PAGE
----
How to Survive a Layoff

Posted by Don on August 23, 2016

Getting laid off from your job is not any fun, regardless if you saw it coming or not. I know because I was there. Three years ago, I was working at a great job and performing well. Then one day I was called into the owner’s office and was told I was losing my job. There was no sadness or even fear in the moment. I was at a complete loss. It was strange. Looking back, it still boggles my mind that I was let go, but I’ve accepted it. I am happy and in a much better place now because it happened. But at the time, it was stressful.

How to Survive a Layoff

Below are some tips for how to survive a layoff, should you ever find yourself in the same situation.

survive a layoff

(Photo Credit: iosphere/FreeDigitalPhotos.net)

Plan for a Layoff Before it Happens

The first thing you need to do is to plan. Not after you get laid off, but before. You need to have an emergency fund. I know many people think that having a savings account with money in it isn’t the sexiest thing, but trust me, it went a long way.

After the shock wore off, I started thinking about how I was going to survive. How would I pay the bills? Obviously I needed another job, but there was no guarantee I would find one quickly.

Knowing I had money to cover my expenses helped to ease a lot of stress. I knew I didn’t have to take the first offer that came my way just to keep a roof over my head. I could be a little more selective in choosing a position that fit best.

With this said, I did alter my spending. Obviously I wasn’t spending like I was when I had a steady income coming in. Cutting back and having money in savings was a life saver.

Read More: Hindsight is 20/20: What to do Before Getting Laid Off

Make a Schedule

After you lose your job, what are you going to do with your days? Again, coming from experience, you can easily waste it away. I was laid off on a Thursday morning. So I took that day, along with Friday and the weekend to take everything in and do a lot of thinking.

When Monday rolled around, I was on a set schedule. I was up at 7am and I had things I was supposed to do for the day. This also helped me to get through the layoff.

I could have easily slept in each morning and watched TV and movies all day. But I didn’t. I set and kept to a schedule so that I could find a good job.

Read More: 7 Fun and Beneficial Things To Do While Unemployed

Treat Looking for a Job as Work

This leads me to the next point – work. Even though you aren’t going to work, you still should treat looking for a new job as work.

That Monday morning, I woke up and began working on updating my resume. Then I began searching for jobs.

On Tuesday, I started to reach out to friends and former colleagues to see if they knew of any companies that were hiring.

While searching for a job didn’t consume my entire day, I made sure I was still productive. I went grocery shopping, did the laundry, etc. I made sure that I didn’t just become a lazy bum because I knew how quickly times passes. Before I knew it, it would be eight months later and I still wouldn’t have found work.

At that point, interviews would be odd. The question was going to come up, “what have you been doing for the past eight months?” and I would either have to lie and say that I was really looking for a job without luck or be honest and tell them I was sitting on the couch all day watching re-runs.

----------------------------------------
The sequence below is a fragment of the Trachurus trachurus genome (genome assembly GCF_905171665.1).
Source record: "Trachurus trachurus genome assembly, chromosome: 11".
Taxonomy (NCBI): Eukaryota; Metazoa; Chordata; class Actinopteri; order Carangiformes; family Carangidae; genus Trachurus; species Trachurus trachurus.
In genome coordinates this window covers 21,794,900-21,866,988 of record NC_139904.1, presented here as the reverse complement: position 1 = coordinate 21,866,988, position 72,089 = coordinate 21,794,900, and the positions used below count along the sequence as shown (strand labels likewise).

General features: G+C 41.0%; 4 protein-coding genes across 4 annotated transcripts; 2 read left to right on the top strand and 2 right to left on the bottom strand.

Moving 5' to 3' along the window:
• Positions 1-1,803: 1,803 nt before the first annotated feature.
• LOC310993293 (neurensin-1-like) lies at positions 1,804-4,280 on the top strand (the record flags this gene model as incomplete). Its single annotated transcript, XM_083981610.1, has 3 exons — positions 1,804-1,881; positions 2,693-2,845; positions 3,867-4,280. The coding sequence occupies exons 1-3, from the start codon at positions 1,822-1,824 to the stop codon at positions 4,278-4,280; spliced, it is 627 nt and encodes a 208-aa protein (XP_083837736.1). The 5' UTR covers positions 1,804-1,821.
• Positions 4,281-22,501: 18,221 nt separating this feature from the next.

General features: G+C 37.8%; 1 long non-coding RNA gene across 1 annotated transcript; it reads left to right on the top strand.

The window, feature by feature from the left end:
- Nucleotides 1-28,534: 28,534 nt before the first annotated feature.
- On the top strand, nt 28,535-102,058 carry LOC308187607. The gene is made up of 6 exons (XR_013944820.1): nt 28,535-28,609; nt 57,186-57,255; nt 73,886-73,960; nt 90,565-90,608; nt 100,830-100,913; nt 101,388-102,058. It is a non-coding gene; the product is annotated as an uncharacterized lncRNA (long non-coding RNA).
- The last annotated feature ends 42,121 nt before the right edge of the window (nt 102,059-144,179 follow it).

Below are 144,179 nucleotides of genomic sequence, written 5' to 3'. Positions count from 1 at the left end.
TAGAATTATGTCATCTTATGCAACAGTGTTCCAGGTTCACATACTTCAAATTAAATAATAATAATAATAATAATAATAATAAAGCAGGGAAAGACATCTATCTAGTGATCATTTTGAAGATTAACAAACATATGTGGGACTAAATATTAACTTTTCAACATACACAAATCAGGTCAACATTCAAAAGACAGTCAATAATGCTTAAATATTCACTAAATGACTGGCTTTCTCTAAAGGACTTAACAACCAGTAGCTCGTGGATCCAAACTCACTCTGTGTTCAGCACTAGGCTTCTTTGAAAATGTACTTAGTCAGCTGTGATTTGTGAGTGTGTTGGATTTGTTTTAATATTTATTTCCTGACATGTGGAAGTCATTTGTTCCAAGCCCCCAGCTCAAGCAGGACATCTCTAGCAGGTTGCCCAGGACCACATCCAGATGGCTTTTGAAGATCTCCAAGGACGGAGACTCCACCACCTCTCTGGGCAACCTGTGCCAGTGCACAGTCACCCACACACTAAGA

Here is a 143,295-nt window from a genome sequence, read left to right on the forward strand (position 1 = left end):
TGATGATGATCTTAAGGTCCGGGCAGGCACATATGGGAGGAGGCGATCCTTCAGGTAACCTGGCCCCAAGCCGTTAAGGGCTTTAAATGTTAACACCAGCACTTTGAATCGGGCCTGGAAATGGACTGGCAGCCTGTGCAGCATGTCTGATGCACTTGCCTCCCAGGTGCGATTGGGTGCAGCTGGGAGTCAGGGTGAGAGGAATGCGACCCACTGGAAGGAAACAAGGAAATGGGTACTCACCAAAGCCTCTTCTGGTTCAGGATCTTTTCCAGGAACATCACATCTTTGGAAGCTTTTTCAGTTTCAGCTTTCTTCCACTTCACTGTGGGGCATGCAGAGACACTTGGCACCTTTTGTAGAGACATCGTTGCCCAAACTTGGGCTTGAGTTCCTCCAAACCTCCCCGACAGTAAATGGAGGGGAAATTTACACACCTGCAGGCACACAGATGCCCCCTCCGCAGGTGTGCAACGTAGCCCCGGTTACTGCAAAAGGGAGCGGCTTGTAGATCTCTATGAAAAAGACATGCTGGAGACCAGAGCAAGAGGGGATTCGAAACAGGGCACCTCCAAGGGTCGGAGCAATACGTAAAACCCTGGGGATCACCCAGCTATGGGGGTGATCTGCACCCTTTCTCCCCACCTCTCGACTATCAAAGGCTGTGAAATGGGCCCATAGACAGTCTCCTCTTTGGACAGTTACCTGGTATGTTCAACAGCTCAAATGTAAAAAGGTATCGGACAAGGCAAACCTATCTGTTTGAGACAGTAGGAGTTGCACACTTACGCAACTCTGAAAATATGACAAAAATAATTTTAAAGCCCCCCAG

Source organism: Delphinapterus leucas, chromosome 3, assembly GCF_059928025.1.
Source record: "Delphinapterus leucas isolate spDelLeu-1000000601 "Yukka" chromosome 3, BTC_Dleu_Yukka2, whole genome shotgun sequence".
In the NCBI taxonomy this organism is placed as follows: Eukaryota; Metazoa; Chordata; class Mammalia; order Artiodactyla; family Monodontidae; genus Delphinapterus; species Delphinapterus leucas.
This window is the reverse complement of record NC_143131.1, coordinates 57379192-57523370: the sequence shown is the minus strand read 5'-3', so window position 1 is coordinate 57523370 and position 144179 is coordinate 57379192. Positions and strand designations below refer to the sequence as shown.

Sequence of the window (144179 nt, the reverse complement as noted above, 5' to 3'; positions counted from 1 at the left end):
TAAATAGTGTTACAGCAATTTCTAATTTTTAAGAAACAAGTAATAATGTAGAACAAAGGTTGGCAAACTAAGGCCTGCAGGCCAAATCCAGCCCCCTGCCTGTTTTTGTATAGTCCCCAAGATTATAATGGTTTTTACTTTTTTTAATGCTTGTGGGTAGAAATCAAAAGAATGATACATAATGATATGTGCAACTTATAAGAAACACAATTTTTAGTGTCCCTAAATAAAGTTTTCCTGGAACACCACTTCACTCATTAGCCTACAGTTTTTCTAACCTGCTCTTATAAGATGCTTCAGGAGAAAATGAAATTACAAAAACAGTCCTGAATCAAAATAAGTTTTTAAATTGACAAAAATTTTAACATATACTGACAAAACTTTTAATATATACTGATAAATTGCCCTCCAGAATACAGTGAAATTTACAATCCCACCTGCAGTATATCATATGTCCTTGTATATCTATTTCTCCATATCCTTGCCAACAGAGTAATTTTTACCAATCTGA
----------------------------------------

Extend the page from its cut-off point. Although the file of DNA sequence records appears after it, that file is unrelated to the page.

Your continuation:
I didn’t want to get to that point, so I made sure I treated looking for a job like it was a job.

Read More: What to Expect When You File for Unemployment

Stay in Good Spirits

Finally, you have to stay in a positive mindset in the midst of a layoff. I could have been mad about losing my job, but I took it in stride. After all, fuming about losing my job wasn’t going to change anything.

I took the approach that everything happens for a reason and trusted something better was on its way.

I also made a point to exercise a lot during this time as well since exercising releases endorphins and makes you feel good. It helped too! It helped me get through some tough days where I was feeling lazy. Just 30 minutes of lifting weights helped to get me motivated for the day.

Read More: How We Got Through 5 Months of Unemployment

Final Thoughts

Dealing with a layoff is tough, but you can get through it. The catch is you have to plan ahead for the emergency by saving money and then be smart should the layoff actually happen by being structured and keeping to a schedule.

If you can do these things and stay in a positive frame of mind, the stress of the situation won’t be as debilitating at it can be.

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Comments to How to Survive a Layoff

  1. Good article but I would like to see some info (actually LOTS of info) on what to do if you are laid off and 65. My FRA is April 2017 and We do have an emergency fund that can get us to that time so I can wait to claim Social Security but I would like to wait until I am 70 to get the maximum amount for my wife as a survivor because she is 8 years younger than I am. I apply and apply and apply with only rejections to show for it. I have applied for jobs (full and part time) out of my field also (mechanical design). Nothing. Where can I get info about other jobs that I would be qualified for based on my knowledge and experience in engineering? Note, I do not have any degree 🙁

    Mike

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